Among the albums Sony released last month on CDs backed with its patented DRM (Digital Rights Management) system were Suspicious Activity by Bad Plus, Nothing is Sound by Switchfoot and Invisible Invasions by The Coral.
Prophetic titles. On October 31, Mark Russinovich discovered that Sony's CDs installed a rootkit on computer systems. Rootkits are hacker tools, designed to hide "malware"; if you tried to uninstall Sony's rootkit, Windows crashed.
Sony is now at the centre of an epic PR disaster. Its stealth DRM systems were designed to prevent unauthorised copying of CDs, but they created serious security holes in the user's system, and allowed data to be transferred back --not just to Sony, but to any other hacker willing to exploit the vulnerabilities opened up by the malware.
In effect, if you played a CD encrypted with Sony's new DRM software, you had just blown the security system of your computer sky high.
As geek after geek discovered, the rootkit is fiendishly hard to remove -- Sony's own malware patch opened new gaping holes in computer security systems. Sony is one of the world's most respected companies, but its response was appalling: first it denied and played down the problem, then it stopped shipping CDs but failed to pull the offending CDs off the racks.
In the face of growing anger from fans and musicians and a score of lawsuits in the United States and Europe, Sony is finally coming to grips with the debacle. It should be stressed that Sony's stealth malware didn't just create privacy problems -- it constituted a serious security threat.
Pity the ordinary music lover. Caught between downloading pirated music or being nuked by malware distributed by the record company, what are the options?
1) CD-buying: Check to see if the CD will play only on a proprietory system or if the CD is digitally encrypted with DRM/CP (Content-Protection) systems. If either of these is true, don't buy it. You wouldn't have bought a record that played on only one kind of player; don't do it with a CD.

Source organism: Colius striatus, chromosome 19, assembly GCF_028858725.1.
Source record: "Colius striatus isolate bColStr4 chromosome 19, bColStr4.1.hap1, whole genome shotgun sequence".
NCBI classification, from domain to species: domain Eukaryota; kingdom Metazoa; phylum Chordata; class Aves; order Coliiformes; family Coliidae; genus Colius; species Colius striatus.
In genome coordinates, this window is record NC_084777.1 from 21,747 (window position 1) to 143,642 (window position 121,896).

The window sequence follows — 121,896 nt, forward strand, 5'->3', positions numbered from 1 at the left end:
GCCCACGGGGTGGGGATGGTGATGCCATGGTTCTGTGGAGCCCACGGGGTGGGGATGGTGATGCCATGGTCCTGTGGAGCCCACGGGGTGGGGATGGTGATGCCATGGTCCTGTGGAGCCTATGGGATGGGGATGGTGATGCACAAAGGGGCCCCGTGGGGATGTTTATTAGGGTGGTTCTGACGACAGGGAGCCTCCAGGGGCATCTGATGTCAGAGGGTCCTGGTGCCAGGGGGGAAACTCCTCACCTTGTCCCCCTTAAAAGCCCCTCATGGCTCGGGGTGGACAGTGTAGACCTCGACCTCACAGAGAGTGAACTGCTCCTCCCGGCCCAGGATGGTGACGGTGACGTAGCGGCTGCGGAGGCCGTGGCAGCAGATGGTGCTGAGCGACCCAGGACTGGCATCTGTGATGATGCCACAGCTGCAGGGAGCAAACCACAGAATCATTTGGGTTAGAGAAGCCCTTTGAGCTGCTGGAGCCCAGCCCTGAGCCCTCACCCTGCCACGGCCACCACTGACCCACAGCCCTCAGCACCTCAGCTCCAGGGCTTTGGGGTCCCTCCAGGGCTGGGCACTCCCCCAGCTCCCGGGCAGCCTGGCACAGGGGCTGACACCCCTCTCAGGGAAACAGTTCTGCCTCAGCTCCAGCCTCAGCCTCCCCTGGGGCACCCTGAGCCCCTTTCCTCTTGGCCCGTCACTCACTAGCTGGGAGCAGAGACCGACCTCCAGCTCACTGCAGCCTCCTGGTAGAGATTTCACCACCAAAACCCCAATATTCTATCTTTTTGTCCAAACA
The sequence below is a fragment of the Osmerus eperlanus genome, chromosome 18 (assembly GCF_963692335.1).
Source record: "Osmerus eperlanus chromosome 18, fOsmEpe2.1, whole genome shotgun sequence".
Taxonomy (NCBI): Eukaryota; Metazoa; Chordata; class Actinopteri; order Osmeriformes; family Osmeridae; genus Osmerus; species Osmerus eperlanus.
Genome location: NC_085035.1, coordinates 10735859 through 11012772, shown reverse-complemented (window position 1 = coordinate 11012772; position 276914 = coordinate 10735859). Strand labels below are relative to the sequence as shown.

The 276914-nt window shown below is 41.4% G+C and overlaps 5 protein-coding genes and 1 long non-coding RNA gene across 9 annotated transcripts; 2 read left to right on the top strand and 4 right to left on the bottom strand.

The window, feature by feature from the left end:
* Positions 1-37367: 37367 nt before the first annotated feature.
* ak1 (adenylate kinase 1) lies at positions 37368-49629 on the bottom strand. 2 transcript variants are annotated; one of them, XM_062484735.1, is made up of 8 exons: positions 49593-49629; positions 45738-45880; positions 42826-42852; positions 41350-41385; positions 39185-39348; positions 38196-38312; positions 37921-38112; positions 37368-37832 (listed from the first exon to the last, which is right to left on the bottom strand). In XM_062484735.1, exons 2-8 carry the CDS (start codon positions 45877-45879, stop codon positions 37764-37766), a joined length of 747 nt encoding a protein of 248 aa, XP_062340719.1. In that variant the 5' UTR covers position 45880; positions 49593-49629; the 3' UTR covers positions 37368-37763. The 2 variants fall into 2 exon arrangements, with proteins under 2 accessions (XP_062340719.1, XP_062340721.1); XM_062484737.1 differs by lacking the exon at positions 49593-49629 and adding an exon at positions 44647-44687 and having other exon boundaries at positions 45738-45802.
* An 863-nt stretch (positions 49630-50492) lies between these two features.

You wouldn't buy malware-ridden software --
2) Music downloads: I can't recommend the many file-sharing networks that sprung up in Napster's wake, because several are illegal and also bundle spyware onto your system. If you must, try Shareazaa. It isn't spyware-riddled, but it's like buying pirated CDs in Malaysia or Sri Lanka -- if you get in trouble, you're on your own.
Legal options include the iTunes music store, the Real Networks music store and a score of others, which typically charge 99 c per song. All of them use their own DRM protection; we can't vouch for Sony, but the iTunes DRM systems are regarded as fairly benign.
3) For broadband babies: If you're on broadband or a good WiFi network, you're probably already plugged into streaming radio and Podcasts. Many media players offer ways to record the stream legally; Podcasts can be recorded. Existing radio playlists can be downloaded and modified by the listener.
The sound quality isn't great, but radio playlist recording and modification is already a popular way to listen to music.
4) The direct route: Many sophisticated users go directly to musicians' websites and download their music from there, cutting out the middleman. This has a downside: many bands and artists don't yet have an online presence, or don't own their music.
But more artists are moving in this direction, and some Web sites, like Calabash Music, have been offering music from small, independent world musicians for a while now.
I know; these options aren't great. The best of them is actually the streaming radio boom and the growth of online music stores. But the music industry has been protecting its rights by holding the customer hostage.
Until they figure out a new way to do business, you'll have to see whether you can afford the high cost of doing business with them.